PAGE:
“That’s… not quite what happened in Australia,” I said.
“Still, no islands.”
“Okay, but let’s think this through. Last time we threw a bunch of criminals in a pit, one of them got out and Bane destroyed Gotham!” I said.
“Are you seriously going to protest this plan based on a fictional example?” Benjamin asked.
“So far, it’s a fictional plan, so yes.”
He sighed. “Fine.”
The last patrons of the day were checking out their books. I checked the clock on my phone to see if I could lock the doors yet.
Then Benjamin said, “No, it’s a good plan! Bane didn’t climb out of the pit! He was rescued!”
“That fixes everything!” I said.
And this would be but one of the many reasons I’m not in charge.
Saturday, September 28, 2013
Have you seriously done yoga every single day no matter what?
Yes, I have.
How do you do that?
Sometimes I practice in the morning, sometimes afternoon or evening. I’ve practiced in an airport, in a campground, and in our ren fair booth before the fair opened, with and without spectators. If I have a busy day ahead of me, I plan to wake up early. If I’ve had a busy day already, I do a relaxing routine before bed.
What about when you’re sick, injured, or recovering from surgery?
In the past 1000 days, I have experienced each of those things. At such times, I have practiced in three to five minute increments with long breaks in between until I hit the twenty minute mark, or used props like yoga blocks, rolled up blankets, foam rollers, and stability balls. Always remember there is a pose called Shavasana, or “corpse pose”, which consists of lying on the floor. This still counts as a yoga pose.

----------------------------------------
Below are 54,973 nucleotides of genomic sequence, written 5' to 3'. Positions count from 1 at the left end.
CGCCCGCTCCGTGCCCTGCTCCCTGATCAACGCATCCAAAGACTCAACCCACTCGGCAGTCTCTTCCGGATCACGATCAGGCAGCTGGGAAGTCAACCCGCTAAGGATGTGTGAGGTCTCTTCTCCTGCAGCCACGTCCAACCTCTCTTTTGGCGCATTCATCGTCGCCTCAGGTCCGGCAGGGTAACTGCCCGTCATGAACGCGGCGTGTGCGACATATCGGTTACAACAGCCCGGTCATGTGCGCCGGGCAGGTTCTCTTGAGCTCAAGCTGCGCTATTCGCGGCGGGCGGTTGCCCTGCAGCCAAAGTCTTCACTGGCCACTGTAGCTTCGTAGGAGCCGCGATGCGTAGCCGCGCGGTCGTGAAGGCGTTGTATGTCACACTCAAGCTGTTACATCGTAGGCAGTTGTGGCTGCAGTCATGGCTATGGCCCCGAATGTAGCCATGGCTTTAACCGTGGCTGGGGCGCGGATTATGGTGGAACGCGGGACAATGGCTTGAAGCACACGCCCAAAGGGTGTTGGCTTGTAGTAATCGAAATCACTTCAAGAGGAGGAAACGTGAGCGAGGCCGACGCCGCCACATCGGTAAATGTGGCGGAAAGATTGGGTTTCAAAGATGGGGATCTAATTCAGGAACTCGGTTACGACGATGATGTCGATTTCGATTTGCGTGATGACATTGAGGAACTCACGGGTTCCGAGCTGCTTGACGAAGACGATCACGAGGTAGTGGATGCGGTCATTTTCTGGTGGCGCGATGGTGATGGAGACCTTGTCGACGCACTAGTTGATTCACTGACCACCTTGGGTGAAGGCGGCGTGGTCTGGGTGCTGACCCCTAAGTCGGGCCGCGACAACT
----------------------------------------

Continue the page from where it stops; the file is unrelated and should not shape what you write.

You’re only able to do yoga every day like this because you don’t have kids.
I’m not really seeing a question here…
What are the benefits associated with regular yoga practice?
Regular yoga practice is great for calming the mind, stretching the muscles, and impressing other people when you tell them you practice yoga. It doesn’t matter if you’re overweight, unorganized, or frequently unZenlike: as soon as you say, “Oh, sure, I do yoga every day,” people reassess their opinions of you. It’s the easy way to be a hipster. You can either cram your legs into skinny jeans and listen to indie music no one likes, or you can do yoga and drink pumpkin-spice lattes.
What's a good way to control my breathing during yoga?
Try my personal creation: Karyoga, or karaoke yoga (patent pending). Create a new playlist of familiar songs with words you remember. Name it "sing-along". Play it. Do the hardest sun salutation you know while singing like you have a drunk and forgiving audience. Karyoga is great for group practice, provided your group agrees on musical preferences. You can also take turns being the drunk and forgiving audience.